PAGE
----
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Federal government gets permission to argue for gay marriage before Supreme Court

Federal government gets permission to argue for gay marriage before Supreme Court

The US government has been granted face time before the Supreme Court later this month during oral arguments in a case challenging the constitutionality of California’s Proposition 8.

The Department of Justice had asked to participate in the arguments scheduled for 26 March and the court granted the request today.

The order states: ‘The motion of the Solicitor General for leave to participate in oral argument as amicus curiae and for divided argument is granted.’

Proposition 8 is a referendum approved by California voters in 2008 banning gay marriage.

Last month, President Barack Obama asked the court to allow gay marriages to resume in California in a brief filed by the Justice Department.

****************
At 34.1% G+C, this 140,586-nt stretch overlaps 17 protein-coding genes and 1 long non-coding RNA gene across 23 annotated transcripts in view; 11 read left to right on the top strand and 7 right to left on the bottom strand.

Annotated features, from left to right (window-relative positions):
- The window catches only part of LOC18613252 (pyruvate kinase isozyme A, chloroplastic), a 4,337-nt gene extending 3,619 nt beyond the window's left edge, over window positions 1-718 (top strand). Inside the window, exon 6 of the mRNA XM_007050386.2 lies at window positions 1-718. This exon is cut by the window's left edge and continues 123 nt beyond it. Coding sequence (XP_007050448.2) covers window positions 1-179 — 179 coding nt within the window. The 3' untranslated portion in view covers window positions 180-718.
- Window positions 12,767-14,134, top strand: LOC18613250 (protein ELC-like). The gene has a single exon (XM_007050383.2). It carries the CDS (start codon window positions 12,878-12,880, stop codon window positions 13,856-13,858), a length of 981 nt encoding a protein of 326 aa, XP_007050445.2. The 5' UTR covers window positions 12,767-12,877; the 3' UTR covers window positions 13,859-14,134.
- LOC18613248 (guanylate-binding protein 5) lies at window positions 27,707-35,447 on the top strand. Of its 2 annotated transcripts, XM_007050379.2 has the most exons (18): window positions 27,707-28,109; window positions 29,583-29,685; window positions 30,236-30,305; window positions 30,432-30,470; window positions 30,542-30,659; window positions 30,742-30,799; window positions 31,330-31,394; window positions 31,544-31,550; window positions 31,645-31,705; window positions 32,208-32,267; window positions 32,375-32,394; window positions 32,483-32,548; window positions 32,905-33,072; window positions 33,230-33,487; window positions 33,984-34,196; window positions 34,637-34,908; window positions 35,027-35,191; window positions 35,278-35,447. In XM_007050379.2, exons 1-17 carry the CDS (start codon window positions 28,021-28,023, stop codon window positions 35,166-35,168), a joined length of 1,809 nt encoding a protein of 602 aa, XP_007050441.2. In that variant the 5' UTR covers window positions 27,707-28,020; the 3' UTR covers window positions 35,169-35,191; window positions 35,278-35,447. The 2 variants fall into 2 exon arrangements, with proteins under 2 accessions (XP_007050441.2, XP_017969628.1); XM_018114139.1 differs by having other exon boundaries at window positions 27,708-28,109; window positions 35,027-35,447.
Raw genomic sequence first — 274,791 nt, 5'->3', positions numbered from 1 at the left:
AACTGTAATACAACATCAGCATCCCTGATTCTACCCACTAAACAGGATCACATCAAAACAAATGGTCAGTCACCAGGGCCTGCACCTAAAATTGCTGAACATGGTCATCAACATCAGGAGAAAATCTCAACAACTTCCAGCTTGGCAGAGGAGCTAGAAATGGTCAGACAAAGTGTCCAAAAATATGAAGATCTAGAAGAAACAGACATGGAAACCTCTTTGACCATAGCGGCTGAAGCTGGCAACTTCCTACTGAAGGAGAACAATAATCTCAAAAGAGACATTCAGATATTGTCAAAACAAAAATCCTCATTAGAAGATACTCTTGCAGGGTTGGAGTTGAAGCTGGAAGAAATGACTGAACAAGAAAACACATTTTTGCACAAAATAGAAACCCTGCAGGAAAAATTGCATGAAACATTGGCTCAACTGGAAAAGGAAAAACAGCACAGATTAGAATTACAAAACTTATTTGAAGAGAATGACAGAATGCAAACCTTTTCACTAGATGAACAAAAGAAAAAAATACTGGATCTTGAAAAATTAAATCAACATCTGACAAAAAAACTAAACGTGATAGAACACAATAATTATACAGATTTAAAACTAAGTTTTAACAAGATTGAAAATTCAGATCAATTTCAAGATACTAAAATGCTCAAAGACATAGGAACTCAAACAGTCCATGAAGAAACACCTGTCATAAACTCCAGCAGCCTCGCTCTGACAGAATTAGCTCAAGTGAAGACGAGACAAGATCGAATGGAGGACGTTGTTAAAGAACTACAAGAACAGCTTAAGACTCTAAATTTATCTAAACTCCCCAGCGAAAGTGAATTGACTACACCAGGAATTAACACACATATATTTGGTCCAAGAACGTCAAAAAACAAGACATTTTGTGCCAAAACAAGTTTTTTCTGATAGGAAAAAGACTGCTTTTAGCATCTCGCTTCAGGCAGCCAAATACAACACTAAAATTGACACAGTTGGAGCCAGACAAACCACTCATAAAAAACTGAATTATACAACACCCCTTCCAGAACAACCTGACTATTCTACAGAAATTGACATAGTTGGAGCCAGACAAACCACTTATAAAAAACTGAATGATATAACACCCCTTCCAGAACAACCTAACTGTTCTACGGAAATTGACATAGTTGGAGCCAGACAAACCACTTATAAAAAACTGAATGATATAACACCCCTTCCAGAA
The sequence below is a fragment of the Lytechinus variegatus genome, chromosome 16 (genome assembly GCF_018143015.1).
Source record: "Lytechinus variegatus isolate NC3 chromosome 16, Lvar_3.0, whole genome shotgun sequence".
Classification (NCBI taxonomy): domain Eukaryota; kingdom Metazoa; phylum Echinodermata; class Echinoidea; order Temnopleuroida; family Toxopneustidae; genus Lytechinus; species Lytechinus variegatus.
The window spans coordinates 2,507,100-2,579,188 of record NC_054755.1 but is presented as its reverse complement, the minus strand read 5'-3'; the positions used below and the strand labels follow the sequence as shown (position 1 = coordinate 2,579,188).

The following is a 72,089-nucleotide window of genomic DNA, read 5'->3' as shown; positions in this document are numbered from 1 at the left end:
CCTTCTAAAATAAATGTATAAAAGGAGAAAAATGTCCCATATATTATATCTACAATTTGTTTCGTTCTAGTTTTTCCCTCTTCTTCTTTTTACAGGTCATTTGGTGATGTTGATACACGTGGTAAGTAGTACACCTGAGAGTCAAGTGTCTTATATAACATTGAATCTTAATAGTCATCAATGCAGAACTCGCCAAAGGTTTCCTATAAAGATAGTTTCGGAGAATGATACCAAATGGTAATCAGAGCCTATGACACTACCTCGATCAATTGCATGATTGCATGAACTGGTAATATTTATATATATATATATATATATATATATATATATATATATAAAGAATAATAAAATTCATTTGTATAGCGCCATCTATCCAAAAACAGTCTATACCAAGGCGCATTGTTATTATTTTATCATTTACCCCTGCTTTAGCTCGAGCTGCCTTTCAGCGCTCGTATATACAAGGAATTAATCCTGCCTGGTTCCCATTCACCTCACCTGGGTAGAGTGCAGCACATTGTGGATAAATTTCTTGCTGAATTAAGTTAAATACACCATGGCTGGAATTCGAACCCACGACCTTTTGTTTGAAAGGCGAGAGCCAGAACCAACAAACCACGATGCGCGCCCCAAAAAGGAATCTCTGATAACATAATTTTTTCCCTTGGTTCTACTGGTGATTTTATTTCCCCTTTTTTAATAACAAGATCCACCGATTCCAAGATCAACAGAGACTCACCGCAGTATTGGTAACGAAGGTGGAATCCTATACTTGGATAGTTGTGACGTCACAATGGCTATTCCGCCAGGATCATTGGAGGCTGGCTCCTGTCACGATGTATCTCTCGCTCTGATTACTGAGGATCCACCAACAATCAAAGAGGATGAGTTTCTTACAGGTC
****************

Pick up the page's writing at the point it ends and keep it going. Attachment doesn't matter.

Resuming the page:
The brief stated: ‘Tradition, no matter how long established, cannot by itself justify a discriminatory law. Prejudice may not be the basis for differential treatment under the law. … The designation of marriage, conveys a message to society that domestic partnerships or civil unions cannot match.’

There had been mounting pressure on the Obama administration to get involved in the case.

‘When the Supreme Court essentially called the question by taking this case about California’s law, I didn’t feel like that was something this administration could avoid,’ Obama said earlier this month. ‘I felt it was important for us to articulate what I believe and what this administration stands for.’